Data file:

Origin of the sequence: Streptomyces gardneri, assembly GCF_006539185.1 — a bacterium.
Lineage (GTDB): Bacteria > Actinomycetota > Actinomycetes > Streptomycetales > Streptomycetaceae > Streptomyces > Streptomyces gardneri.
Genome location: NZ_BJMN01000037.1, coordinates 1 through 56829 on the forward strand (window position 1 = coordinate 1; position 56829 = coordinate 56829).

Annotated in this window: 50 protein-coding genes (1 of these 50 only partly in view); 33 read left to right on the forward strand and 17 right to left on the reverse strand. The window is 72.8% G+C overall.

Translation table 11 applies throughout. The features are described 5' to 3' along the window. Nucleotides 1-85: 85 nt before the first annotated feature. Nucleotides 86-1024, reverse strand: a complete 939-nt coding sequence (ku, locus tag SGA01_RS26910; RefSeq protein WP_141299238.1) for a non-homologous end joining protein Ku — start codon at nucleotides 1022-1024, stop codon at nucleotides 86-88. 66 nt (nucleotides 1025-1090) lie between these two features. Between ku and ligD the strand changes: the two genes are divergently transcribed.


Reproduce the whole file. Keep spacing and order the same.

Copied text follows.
Origin of the sequence: Streptomyces gardneri, assembly GCF_006539185.1 — a bacterium.
Lineage (GTDB): Bacteria > Actinomycetota > Actinomycetes > Streptomycetales > Streptomycetaceae > Streptomyces > Streptomyces gardneri.
Genome location: NZ_BJMN01000037.1, coordinates 1 through 56829 on the forward strand (window position 1 = coordinate 1; position 56829 = coordinate 56829).

Annotated in this window: 50 protein-coding genes (1 of these 50 only partly in view); 33 read left to right on the forward strand and 17 right to left on the reverse strand. The window is 72.8% G+C overall.

Translation table 11 applies throughout. The features are described 5' to 3' along the window. Nucleotides 1-85: 85 nt before the first annotated feature. Nucleotides 86-1024, reverse strand: a complete 939-nt coding sequence (ku, locus tag SGA01_RS26910; RefSeq protein WP_141299238.1) for a non-homologous end joining protein Ku — start codon at nucleotides 1022-1024, stop codon at nucleotides 86-88. 66 nt (nucleotides 1025-1090) lie between these two features. Between ku and ligD the strand changes: the two genes are divergently transcribed.